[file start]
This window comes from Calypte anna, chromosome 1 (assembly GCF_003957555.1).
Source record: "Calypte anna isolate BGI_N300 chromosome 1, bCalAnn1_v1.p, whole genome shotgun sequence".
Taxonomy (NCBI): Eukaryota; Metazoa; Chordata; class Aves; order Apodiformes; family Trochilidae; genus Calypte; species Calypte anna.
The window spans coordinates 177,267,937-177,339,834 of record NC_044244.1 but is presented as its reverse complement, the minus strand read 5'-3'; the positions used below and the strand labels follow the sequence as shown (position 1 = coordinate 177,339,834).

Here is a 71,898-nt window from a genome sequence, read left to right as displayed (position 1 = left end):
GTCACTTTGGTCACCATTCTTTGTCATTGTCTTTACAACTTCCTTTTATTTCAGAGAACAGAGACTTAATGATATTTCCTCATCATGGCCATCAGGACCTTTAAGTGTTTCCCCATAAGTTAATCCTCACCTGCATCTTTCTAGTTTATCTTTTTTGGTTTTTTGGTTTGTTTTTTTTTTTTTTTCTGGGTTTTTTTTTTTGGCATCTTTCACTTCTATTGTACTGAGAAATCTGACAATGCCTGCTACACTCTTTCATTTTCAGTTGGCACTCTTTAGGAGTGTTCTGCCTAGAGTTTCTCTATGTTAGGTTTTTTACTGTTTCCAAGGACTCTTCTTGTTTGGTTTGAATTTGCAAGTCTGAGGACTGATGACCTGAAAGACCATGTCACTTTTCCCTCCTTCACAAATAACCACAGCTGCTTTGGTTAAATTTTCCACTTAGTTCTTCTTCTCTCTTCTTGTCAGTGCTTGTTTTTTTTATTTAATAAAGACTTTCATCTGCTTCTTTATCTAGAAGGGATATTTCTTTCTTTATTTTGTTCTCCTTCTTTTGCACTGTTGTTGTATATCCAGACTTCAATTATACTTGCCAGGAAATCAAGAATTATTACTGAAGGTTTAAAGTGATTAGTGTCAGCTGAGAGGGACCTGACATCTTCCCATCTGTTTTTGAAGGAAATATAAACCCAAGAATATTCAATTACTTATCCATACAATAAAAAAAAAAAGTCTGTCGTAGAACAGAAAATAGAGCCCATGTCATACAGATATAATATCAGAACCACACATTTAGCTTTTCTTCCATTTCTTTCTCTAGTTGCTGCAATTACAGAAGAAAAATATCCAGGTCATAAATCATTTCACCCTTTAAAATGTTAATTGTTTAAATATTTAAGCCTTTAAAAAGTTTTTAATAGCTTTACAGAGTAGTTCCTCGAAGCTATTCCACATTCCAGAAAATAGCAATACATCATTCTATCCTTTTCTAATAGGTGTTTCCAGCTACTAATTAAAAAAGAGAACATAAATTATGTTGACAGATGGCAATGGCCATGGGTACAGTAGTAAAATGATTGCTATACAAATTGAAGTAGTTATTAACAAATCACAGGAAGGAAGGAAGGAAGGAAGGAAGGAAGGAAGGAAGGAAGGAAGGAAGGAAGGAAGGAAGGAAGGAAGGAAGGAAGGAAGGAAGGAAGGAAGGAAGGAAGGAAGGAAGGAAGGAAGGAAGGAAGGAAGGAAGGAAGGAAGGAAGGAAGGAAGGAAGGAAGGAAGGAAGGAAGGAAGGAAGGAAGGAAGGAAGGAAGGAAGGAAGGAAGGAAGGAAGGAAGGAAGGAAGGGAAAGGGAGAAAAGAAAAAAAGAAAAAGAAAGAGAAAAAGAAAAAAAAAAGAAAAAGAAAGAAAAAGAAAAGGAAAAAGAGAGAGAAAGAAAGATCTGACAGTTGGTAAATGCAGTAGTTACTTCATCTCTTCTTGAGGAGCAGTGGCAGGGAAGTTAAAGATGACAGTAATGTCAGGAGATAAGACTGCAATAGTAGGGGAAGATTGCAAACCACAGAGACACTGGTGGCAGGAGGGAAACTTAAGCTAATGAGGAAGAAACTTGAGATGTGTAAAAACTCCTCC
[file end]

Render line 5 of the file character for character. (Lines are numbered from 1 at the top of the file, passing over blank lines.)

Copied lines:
Here is a 71,898-nt window from a genome sequence, read left to right as displayed (position 1 = left end):